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Shop Tour: Bindle & Keep

by Garrett Fleming

Shop Tour: Bindle & Keep, Design*Sponge

For those who are gender nonconformists, it can be challenging to find clothes that both allow for self-expression and fit just right. Enter Daniel Friedman, the designer behind Bindle & Keep. He’s hell-bent on breaking down this divide between genders one suit at a time, and the world’s taking note. Not only was his company featured in the HBO documentary Suited, but the shop’s recent success in styling customers of all shapes, sizes and backgrounds has led him to move his headquarters from Manhattan to a stellar Clinton Hill, Brooklyn space. And we’ve got the first peek!

Situated amongst brick walls and industrial lighting, the shop is a masterclass in mixing textures. In one area, a delicate chandelier hangs above a hearty patterned rug. In another, an unfinished floor stands in stark contrast to rows and rows of lush suits waiting to be tailored to perfection. All in all, it’s a one-of-a-kind space, which is fitting given the one-of-a-kind clients that swing by every day. Scroll down to take a look at the shop, and head here if you’d like to schedule a fitting. Enjoy! —Garrett

Photography by Bob Orr

Image above: “When we moved into our new space, it made sense [for us to] embellish it with objects that complemented our nonjudgemental attitude toward clothing and people while at the same time highlighting the timeless and predictable nature of what makes suiting so attractive and elegant,” shares shop owner Daniel Friendman.

Shop Tour: Bindle & Keep, Design*Sponge

Daniel  — seen here with clothier Rae Angelo Tutera — started Bindle & Keep with very little: a pickup for deliveries, a desire to suit all bodies and a keen eye for fit. “Looking back, it feels unimaginably daunting recalling those first few startup years… [but] I now realize those were some of the basic ingredients that helped us weather the myriad challenges which most bootstrapped startups find themselves contending,” Daniel explains.

Shop Tour: Bindle & Keep, Design*Sponge
Nearly all of the walls in the shop are made of 20-inch-thick brick. Pair that with a lack of light, and you get a space begging to be both brightened and softened. To achieve this, Daniel installed a halogen lighting system. "The result was a warmer, more-welcoming place for our customers to enjoy," he says.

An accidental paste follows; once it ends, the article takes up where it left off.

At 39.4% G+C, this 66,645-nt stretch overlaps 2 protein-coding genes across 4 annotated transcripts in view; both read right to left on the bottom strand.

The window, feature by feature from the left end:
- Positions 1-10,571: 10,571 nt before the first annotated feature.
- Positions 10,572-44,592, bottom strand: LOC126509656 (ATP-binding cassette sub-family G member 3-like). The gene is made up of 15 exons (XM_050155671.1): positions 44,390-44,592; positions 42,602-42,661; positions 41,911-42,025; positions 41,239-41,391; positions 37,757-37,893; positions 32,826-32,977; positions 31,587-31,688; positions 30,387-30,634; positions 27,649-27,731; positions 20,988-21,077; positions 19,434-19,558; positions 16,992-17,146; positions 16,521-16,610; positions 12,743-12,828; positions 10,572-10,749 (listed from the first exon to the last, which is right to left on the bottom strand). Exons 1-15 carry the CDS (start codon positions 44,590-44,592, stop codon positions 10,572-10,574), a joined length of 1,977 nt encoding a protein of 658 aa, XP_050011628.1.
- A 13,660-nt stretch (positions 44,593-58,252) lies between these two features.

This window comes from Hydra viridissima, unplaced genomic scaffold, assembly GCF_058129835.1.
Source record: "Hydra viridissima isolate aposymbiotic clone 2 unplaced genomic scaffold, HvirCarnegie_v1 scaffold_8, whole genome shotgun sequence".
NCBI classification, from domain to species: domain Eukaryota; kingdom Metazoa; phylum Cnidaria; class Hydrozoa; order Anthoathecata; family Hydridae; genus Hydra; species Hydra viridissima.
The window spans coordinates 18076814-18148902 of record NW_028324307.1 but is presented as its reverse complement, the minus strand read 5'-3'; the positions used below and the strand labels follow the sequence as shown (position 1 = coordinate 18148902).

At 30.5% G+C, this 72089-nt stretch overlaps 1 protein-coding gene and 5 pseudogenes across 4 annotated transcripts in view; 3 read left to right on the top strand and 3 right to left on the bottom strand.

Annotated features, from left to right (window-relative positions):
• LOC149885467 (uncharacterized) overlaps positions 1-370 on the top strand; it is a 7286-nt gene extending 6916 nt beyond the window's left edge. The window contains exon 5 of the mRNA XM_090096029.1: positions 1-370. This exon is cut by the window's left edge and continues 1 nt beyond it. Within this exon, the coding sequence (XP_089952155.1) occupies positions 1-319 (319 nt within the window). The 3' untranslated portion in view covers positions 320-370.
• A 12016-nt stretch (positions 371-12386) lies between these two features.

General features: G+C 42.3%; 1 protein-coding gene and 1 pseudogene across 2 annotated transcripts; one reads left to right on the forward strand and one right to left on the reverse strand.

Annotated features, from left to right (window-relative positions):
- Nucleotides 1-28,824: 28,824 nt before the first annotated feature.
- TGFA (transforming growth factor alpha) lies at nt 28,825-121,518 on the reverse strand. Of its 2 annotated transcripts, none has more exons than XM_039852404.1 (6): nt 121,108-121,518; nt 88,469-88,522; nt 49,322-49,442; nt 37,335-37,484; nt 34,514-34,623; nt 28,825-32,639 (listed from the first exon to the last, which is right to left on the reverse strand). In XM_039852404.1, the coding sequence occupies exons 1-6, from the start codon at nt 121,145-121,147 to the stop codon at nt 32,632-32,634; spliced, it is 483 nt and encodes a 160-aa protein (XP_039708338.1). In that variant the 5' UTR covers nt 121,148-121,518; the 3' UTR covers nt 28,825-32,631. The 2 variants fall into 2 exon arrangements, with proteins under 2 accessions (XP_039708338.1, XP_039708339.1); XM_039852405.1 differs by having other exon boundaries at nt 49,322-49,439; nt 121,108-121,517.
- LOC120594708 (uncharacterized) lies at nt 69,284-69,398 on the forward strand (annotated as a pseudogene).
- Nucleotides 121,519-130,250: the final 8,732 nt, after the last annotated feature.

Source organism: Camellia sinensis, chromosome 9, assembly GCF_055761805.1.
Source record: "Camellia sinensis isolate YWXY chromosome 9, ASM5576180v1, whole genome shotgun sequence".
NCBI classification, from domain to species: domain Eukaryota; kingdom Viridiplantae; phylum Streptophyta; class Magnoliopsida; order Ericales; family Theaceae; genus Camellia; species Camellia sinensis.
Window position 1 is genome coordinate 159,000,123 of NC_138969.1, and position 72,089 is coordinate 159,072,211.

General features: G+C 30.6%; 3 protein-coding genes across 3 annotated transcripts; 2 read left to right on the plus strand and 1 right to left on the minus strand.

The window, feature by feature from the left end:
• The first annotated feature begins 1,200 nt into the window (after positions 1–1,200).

Shop Tour: Bindle & Keep, Design*Sponge
The shop's mascot, lounging.
Shop Tour: Bindle & Keep, Design*Sponge
"Like the space, there’s a certain rawness to suiting and tailoring: the floor covered in scraps of fabric, the never-ending chugging of sewing machines, the constant [sound] of steamers releasing from their presses. There’s an elegant juxtaposition between the manufacturing and wearing of suits and we wanted the space to reflect that, too," Daniel shares.
Shop Tour: Bindle & Keep, Design*Sponge
Two custom suits wait for alterations near the shop's sewing station.
Shop Tour: Bindle & Keep, Design*Sponge
The dressing room further embodies the space's interplay between hard/soft and delicate/industrial.
Shop Tour: Bindle & Keep, Design*Sponge
Handmade chandeliers -- as seen here in the office -- hang all around the space.
Shop Tour: Bindle & Keep, Design*Sponge
The kitchen's IKEA cabinetry sits below custom shelving. Daniel could have easily installed a simple horizontal option, but he instead opted to have his carpenter create vertical dividers for the piece, thus giving himself space to create smaller vignettes.

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  • I am so pleased that this space exists. On the surface it may seem a small thing; but the heart of this concept, this store (and Daniel himself) runs much deeper. What we wear is so personal. How lovely to be treated like a person instead of an income stream. You’re wished much success from the praire.

  • As someone who can’t buy clothes off the rack except for stretchy pants – the fact a place like this exists makes me happy. Add to that, they tailor to a person’s identity- it just makes these folks all the more special. Congrats on the beautiful new space.

  • I recently watched the HBO documentary featuring this shop. I found it surprisingly moving on multiple levels, and I wish them the best of luck. You know a documentary is well-made when you really have zero interest in the subject matter, but you keep watching it anyway.